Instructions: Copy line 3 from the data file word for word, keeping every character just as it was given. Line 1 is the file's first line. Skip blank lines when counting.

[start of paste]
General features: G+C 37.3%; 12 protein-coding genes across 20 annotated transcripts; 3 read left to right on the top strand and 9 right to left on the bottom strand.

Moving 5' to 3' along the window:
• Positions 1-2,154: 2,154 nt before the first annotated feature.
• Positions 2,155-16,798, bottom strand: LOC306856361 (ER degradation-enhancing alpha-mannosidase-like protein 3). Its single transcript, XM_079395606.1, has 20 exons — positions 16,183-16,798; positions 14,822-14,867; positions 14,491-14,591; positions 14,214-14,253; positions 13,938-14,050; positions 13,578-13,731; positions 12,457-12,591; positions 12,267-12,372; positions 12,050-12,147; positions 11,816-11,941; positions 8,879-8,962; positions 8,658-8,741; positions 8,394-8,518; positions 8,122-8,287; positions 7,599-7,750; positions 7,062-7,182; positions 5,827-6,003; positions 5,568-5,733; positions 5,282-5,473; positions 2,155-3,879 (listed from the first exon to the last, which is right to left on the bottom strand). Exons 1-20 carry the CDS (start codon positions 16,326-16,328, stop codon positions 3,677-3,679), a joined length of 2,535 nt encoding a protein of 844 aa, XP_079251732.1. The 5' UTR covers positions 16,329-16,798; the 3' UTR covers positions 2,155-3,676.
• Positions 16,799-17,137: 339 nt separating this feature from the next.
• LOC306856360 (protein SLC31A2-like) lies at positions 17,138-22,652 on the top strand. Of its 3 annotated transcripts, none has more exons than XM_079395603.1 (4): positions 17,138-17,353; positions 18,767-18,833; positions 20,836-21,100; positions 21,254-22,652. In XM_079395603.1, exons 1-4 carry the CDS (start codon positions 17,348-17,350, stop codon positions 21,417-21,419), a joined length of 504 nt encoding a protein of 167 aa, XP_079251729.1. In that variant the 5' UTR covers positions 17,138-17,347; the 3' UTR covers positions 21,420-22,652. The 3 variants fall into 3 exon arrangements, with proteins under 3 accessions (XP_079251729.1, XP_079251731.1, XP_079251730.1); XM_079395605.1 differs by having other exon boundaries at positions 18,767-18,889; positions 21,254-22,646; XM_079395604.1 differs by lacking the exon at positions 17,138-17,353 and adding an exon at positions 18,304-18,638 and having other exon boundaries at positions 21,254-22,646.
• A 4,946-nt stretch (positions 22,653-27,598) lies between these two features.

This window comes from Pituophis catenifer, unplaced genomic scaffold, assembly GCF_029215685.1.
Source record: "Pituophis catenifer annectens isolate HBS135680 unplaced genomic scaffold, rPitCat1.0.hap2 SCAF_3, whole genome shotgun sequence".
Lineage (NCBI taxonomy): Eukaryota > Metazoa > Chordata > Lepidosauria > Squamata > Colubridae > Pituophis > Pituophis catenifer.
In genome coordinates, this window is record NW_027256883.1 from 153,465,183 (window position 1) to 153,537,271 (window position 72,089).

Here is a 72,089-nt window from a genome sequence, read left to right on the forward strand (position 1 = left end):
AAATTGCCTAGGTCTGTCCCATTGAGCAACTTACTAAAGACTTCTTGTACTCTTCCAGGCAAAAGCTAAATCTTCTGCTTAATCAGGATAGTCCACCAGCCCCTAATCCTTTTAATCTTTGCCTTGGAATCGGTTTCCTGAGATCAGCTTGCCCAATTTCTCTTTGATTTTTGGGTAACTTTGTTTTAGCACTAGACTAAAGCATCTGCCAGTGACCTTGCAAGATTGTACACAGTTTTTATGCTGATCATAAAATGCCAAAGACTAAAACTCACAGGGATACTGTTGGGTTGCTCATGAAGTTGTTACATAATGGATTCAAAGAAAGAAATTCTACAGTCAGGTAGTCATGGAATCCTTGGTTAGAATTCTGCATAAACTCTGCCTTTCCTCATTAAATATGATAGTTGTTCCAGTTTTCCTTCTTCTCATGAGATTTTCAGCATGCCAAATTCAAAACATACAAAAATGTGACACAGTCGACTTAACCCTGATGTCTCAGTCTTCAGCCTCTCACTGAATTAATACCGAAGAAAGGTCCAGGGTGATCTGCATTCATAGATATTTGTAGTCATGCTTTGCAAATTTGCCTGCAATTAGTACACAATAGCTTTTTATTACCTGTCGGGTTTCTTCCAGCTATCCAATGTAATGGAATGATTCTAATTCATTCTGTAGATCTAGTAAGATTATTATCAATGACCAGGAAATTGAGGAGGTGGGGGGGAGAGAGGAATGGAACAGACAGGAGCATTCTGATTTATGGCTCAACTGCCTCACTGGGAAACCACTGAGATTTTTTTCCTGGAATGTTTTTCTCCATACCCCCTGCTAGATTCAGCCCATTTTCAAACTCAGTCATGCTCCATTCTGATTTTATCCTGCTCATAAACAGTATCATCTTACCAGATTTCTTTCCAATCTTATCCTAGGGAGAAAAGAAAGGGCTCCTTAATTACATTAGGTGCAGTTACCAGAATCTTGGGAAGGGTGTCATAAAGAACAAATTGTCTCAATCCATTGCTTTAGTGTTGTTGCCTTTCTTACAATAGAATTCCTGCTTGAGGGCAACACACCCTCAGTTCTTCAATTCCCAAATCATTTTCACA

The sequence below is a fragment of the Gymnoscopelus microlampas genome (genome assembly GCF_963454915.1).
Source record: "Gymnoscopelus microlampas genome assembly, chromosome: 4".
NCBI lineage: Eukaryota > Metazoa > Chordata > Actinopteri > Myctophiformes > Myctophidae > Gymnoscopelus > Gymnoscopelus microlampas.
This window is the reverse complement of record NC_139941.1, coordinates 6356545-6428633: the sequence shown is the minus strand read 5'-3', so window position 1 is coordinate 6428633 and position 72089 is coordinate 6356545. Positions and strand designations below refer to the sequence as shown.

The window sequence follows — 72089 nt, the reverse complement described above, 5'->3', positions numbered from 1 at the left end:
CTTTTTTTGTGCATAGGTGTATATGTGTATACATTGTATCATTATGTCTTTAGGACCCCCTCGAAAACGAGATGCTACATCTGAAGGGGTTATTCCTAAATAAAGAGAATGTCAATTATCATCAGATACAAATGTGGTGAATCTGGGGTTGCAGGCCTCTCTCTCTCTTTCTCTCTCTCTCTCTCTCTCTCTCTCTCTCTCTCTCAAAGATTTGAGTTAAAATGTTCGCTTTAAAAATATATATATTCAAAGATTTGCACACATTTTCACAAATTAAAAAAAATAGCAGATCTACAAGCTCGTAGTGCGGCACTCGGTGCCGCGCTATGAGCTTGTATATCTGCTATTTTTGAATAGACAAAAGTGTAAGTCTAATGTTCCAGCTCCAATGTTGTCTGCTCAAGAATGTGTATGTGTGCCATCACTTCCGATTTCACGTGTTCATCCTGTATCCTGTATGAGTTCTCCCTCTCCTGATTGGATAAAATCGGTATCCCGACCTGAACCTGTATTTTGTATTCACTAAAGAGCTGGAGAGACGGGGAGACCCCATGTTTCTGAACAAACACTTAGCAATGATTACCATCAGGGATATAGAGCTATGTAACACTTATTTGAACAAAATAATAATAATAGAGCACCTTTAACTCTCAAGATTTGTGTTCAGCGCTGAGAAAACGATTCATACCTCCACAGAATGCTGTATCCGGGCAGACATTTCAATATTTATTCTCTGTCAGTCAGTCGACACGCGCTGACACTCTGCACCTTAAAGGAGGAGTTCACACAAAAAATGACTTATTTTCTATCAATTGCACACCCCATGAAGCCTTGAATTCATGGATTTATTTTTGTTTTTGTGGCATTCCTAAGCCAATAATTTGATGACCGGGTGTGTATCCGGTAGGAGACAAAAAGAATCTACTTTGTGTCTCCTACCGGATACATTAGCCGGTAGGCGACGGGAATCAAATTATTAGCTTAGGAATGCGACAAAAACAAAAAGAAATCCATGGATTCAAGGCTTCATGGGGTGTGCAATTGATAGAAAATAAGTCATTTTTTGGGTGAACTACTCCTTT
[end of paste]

• Positions 1-2,154: 2,154 nt before the first annotated feature.